Many organisms possess imperfect bodily structures and in the first part of ‘The Origin Of Species’, Darwin used this observation as yet another example of his theory of common descent. He argued that the fact that these structures are imperfect in the modern day anatomy of the organism suggests evolution from a similar organism to which the structure was more suited. “What you have is evidence that a system evolved from a starting point, optimizing what it had to begin with.”( Dr John Finarelli 2012)

Bibliography:

• de Beer, G. (1958), DARWIN'S VIEWS ON THE RELATIONS BETWEEN EMBRYOLOGY AND EVOLUTION. Journal of the Linnean Society of London, Botany, 56: 15–23. doi: 10.1111/j.1095-8339.1958.tb01704.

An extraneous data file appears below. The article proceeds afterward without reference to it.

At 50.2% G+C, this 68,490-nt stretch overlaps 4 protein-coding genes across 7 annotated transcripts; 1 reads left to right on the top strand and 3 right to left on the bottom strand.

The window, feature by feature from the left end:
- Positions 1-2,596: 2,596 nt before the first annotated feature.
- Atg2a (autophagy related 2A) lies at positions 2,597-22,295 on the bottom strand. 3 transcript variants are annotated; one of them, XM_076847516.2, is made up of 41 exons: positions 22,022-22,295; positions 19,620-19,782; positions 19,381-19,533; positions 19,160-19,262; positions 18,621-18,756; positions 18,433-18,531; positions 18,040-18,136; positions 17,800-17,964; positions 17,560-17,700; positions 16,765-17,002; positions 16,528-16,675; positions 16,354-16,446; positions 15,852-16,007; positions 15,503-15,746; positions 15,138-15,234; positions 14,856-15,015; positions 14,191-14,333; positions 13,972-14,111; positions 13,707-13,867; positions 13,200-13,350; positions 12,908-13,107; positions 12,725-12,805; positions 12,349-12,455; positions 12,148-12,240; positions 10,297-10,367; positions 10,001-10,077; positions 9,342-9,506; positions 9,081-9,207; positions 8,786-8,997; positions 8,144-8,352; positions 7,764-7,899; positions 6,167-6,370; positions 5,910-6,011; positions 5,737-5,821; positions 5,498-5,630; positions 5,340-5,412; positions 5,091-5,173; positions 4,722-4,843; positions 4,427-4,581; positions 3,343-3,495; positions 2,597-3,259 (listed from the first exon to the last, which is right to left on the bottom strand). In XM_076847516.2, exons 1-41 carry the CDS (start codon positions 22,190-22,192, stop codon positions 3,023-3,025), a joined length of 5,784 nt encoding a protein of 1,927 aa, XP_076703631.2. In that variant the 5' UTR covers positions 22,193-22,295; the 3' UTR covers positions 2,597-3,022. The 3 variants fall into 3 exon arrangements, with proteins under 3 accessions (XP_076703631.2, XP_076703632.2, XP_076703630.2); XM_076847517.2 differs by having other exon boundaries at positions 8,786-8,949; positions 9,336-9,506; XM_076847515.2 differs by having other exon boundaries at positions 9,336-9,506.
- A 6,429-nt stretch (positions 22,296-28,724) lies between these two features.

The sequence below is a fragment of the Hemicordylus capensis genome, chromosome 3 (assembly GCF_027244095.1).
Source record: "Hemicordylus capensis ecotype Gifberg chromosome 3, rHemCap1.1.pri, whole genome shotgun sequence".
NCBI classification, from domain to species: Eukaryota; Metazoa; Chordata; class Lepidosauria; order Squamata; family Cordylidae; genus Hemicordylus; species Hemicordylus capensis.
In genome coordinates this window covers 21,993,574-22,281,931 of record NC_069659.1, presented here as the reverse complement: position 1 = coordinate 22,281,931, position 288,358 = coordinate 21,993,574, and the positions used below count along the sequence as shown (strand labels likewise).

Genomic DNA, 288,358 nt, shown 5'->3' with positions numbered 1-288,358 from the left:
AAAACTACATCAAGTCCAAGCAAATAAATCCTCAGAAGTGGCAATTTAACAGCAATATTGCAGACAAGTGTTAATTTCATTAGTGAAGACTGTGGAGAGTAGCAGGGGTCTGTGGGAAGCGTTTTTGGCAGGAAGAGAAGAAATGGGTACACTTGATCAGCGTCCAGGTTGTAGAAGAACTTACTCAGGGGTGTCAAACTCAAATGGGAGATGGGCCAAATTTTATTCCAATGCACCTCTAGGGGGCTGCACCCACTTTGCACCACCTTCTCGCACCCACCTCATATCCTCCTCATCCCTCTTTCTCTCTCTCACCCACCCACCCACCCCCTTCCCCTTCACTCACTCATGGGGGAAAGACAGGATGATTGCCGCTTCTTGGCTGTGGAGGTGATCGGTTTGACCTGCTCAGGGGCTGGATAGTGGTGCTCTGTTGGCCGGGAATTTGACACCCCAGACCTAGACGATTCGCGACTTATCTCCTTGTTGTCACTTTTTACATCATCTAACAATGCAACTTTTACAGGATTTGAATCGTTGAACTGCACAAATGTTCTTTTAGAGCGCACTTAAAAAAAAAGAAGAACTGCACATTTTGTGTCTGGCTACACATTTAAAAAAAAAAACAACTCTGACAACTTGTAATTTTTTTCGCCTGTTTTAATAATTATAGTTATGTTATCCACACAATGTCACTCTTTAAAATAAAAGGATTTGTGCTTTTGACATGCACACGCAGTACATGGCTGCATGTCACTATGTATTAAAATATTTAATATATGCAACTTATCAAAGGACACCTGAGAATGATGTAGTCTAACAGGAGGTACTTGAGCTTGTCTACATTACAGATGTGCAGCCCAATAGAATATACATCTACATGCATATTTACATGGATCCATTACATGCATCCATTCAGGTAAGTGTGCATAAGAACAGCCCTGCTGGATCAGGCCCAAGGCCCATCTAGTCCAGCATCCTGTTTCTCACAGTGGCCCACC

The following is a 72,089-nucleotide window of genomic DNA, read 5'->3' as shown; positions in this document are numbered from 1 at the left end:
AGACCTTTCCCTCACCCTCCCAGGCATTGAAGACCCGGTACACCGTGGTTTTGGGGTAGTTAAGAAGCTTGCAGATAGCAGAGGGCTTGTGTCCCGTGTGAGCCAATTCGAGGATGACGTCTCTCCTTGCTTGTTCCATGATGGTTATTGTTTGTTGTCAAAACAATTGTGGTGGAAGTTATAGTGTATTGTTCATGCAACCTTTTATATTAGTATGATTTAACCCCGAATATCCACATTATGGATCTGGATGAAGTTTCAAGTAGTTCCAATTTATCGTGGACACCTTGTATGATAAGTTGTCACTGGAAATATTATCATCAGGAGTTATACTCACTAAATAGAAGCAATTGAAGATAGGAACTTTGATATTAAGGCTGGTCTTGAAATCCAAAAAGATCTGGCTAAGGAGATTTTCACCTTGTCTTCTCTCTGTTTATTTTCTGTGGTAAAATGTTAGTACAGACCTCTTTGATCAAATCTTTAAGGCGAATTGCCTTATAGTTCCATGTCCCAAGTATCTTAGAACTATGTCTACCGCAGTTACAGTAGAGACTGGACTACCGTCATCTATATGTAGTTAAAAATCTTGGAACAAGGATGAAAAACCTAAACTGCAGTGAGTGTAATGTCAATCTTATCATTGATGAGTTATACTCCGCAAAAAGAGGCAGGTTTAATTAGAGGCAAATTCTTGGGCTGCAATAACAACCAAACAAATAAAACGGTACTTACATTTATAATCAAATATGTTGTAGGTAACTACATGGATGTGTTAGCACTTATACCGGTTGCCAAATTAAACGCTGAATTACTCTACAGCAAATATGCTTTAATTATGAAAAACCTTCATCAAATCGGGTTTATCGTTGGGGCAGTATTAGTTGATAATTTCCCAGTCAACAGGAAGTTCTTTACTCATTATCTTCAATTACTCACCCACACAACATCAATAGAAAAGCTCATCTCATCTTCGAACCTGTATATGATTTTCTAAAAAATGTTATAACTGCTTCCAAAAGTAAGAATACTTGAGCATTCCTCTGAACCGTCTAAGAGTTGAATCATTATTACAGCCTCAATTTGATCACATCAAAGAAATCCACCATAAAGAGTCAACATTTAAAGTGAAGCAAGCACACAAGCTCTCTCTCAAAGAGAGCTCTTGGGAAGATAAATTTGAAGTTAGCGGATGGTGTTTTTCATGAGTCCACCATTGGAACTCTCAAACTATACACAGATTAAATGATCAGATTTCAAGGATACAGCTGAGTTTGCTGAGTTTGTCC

• Dr John Finarelli 2012, lecture at UCD on 4/11/2012 at 14.00

• Darwin, C. (1860), On the origin of species by means of natural selection : or, The preservation of favoured races in the struggle for life. London:Murray.

• David H.A. Fitch, 1997. Darwins Evidence: Rudimentary Organs. Available at; http://www.nyu.edu/projects/fitch/courses/evolution/html/rudimentary_organs.html (accessed 11/11/2012)

Q2: Provide a description of Darwin's mechanism (1 page). Provide as much detail and give examples as needed.